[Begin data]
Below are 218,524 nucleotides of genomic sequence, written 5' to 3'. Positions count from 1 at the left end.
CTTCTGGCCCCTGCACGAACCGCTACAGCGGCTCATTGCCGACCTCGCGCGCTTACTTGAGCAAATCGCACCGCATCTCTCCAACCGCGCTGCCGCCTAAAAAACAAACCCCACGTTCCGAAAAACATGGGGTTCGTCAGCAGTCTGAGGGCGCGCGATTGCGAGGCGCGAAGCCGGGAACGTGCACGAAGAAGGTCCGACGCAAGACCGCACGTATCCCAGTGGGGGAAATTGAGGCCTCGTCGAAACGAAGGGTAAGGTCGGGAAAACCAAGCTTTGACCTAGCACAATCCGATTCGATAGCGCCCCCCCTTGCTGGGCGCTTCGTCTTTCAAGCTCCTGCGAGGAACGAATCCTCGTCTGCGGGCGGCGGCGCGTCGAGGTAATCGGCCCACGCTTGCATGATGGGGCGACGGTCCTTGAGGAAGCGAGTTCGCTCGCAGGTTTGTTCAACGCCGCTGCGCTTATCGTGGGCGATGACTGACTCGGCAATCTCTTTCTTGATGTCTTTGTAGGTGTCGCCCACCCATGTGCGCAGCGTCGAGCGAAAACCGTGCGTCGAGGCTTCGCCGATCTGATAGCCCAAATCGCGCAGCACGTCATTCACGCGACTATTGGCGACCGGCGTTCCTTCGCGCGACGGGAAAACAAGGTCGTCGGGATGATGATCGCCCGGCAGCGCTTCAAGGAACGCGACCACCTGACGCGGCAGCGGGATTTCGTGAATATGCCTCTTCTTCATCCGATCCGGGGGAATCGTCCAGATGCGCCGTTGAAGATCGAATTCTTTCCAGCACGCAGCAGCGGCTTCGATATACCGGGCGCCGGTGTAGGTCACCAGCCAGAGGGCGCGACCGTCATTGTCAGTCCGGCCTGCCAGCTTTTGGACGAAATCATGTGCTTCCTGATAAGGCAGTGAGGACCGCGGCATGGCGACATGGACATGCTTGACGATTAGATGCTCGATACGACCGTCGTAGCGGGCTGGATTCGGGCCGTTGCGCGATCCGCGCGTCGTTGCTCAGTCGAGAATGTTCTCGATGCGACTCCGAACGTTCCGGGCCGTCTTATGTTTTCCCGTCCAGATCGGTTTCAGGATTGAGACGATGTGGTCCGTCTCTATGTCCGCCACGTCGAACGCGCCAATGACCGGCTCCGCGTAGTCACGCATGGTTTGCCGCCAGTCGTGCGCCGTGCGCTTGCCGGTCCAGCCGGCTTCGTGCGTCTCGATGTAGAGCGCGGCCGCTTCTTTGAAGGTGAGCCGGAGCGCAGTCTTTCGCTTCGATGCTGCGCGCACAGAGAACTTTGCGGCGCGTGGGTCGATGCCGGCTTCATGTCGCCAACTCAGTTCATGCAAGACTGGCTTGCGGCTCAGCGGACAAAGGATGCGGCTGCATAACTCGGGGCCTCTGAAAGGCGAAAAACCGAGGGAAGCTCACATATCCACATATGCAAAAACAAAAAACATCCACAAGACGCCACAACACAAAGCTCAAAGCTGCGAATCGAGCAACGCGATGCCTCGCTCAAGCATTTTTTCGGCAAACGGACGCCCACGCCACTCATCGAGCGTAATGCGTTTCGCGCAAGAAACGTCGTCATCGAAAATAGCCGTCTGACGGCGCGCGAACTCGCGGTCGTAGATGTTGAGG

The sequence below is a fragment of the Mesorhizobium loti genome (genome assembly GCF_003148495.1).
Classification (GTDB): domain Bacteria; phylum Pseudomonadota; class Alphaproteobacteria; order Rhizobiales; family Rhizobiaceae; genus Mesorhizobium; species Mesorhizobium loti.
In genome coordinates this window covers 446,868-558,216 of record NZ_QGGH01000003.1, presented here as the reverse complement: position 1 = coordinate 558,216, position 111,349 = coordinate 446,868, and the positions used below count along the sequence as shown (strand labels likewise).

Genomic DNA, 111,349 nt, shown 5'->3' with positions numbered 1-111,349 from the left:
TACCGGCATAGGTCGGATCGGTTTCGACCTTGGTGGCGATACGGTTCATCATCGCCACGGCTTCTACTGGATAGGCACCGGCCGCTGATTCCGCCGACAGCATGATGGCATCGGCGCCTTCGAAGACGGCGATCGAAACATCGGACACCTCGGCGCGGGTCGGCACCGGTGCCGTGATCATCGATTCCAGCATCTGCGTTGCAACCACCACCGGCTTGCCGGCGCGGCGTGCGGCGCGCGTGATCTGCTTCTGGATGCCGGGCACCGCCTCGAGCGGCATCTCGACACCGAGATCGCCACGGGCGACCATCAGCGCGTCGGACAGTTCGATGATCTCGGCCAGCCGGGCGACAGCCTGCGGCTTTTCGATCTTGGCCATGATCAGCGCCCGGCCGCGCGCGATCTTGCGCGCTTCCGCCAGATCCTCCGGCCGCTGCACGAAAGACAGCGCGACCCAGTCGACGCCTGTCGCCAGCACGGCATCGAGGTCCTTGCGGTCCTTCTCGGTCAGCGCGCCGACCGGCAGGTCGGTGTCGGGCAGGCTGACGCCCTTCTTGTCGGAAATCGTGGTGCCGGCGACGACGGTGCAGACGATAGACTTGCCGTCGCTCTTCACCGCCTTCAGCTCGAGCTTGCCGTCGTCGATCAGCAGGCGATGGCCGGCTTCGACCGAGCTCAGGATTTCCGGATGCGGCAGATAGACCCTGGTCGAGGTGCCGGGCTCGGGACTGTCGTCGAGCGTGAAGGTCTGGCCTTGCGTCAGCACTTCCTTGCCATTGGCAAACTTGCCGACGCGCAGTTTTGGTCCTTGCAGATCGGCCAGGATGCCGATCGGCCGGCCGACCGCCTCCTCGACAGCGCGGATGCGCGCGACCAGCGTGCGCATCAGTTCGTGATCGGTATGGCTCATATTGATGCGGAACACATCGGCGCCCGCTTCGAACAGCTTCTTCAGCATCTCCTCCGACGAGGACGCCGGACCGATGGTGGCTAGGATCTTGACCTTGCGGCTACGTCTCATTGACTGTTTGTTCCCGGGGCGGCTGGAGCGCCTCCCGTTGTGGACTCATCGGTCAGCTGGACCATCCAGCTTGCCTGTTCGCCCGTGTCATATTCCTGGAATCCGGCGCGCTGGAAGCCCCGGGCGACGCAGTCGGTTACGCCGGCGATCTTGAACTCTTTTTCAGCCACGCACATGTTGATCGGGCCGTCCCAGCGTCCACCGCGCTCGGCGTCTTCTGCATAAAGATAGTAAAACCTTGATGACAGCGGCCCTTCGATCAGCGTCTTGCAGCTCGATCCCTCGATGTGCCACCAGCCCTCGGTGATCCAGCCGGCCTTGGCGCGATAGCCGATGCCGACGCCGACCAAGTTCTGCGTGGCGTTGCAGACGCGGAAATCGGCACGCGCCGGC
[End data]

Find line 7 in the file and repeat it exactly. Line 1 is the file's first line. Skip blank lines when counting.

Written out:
TACCGGCATAGGTCGGATCGGTTTCGACCTTGGTGGCGATACGGTTCATCATCGCCACGGCTTCTACTGGATAGGCACCGGCCGCTGATTCCGCCGACAGCATGATGGCATCGGCGCCTTCGAAGACGGCGATCGAAACATCGGACACCTCGGCGCGGGTCGGCACCGGTGCCGTGATCATCGATTCCAGCATCTGCGTTGCAACCACCACCGGCTTGCCGGCGCGGCGTGCGGCGCGCGTGATCTGCTTCTGGATGCCGGGCACCGCCTCGAGCGGCATCTCGACACCGAGATCGCCACGGGCGACCATCAGCGCGTCGGACAGTTCGATGATCTCGGCCAGCCGGGCGACAGCCTGCGGCTTTTCGATCTTGGCCATGATCAGCGCCCGGCCGCGCGCGATCTTGCGCGCTTCCGCCAGATCCTCCGGCCGCTGCACGAAAGACAGCGCGACCCAGTCGACGCCTGTCGCCAGCACGGCATCGAGGTCCTTGCGGTCCTTCTCGGTCAGCGCGCCGACCGGCAGGTCGGTGTCGGGCAGGCTGACGCCCTTCTTGTCGGAAATCGTGGTGCCGGCGACGACGGTGCAGACGATAGACTTGCCGTCGCTCTTCACCGCCTTCAGCTCGAGCTTGCCGTCGTCGATCAGCAGGCGATGGCCGGCTTCGACCGAGCTCAGGATTTCCGGATGCGGCAGATAGACCCTGGTCGAGGTGCCGGGCTCGGGACTGTCGTCGAGCGTGAAGGTCTGGCCTTGCGTCAGCACTTCCTTGCCATTGGCAAACTTGCCGACGCGCAGTTTTGGTCCTTGCAGATCGGCCAGGATGCCGATCGGCCGGCCGACCGCCTCCTCGACAGCGCGGATGCGCGCGACCAGCGTGCGCATCAGTTCGTGATCGGTATGGCTCATATTGATGCGGAACACATCGGCGCCCGCTTCGAACAGCTTCTTCAGCATCTCCTCCGACGAGGACGCCGGACCGATGGTGGCTAGGATCTTGACCTTGCGGCTACGTCTCATTGACTGTTTGTTCCCGGGGCGGCTGGAGCGCCTCCCGTTGTGGACTCATCGGTCAGCTGGACCATCCAGCTTGCCTGTTCGCCCGTGTCATATTCCTGGAATCCGGCGCGCTGGAAGCCCCGGGCGACGCAGTCGGTTACGCCGGCGATCTTGAACTCTTTTTCAGCCACGCACATGTTGATCGGGCCGTCCCAGCGTCCACCGCGCTCGGCGTCTTCTGCATAAAGATAGTAAAACCTTGATGACAGCGGCCCTTCGATCAGCGTCTTGCAGCTCGATCCCTCGATGTGCCACCAGCCCTCGGTGATCCAGCCGGCCTTGGCGCGATAGCCGATGCCGACGCCGACCAAGTTCTGCGTGGCGTTGCAGACGCGGAAATCGGCACGCGCCGGC